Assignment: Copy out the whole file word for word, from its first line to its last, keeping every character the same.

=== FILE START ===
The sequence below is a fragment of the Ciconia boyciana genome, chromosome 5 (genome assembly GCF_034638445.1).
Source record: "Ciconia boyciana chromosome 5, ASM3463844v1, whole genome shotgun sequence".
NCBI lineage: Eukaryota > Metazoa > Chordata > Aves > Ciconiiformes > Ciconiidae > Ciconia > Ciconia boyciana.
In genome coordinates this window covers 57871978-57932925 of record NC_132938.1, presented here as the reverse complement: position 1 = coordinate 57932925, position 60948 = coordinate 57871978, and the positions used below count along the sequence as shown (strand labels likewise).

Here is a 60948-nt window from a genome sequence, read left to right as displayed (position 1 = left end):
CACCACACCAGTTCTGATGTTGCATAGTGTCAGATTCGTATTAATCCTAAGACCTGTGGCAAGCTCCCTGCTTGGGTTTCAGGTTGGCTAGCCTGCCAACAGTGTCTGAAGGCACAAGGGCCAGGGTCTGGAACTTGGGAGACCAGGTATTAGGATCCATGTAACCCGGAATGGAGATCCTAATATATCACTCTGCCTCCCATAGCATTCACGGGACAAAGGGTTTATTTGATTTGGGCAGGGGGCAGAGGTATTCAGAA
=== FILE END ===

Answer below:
The sequence below is a fragment of the Ciconia boyciana genome, chromosome 5 (genome assembly GCF_034638445.1).
Source record: "Ciconia boyciana chromosome 5, ASM3463844v1, whole genome shotgun sequence".
NCBI lineage: Eukaryota > Metazoa > Chordata > Aves > Ciconiiformes > Ciconiidae > Ciconia > Ciconia boyciana.
In genome coordinates this window covers 57871978-57932925 of record NC_132938.1, presented here as the reverse complement: position 1 = coordinate 57932925, position 60948 = coordinate 57871978, and the positions used below count along the sequence as shown (strand labels likewise).

Here is a 60948-nt window from a genome sequence, read left to right as displayed (position 1 = left end):
CACCACACCAGTTCTGATGTTGCATAGTGTCAGATTCGTATTAATCCTAAGACCTGTGGCAAGCTCCCTGCTTGGGTTTCAGGTTGGCTAGCCTGCCAACAGTGTCTGAAGGCACAAGGGCCAGGGTCTGGAACTTGGGAGACCAGGTATTAGGATCCATGTAACCCGGAATGGAGATCCTAATATATCACTCTGCCTCCCATAGCATTCACGGGACAAAGGGTTTATTTGATTTGGGCAGGGGGCAGAGGTATTCAGAA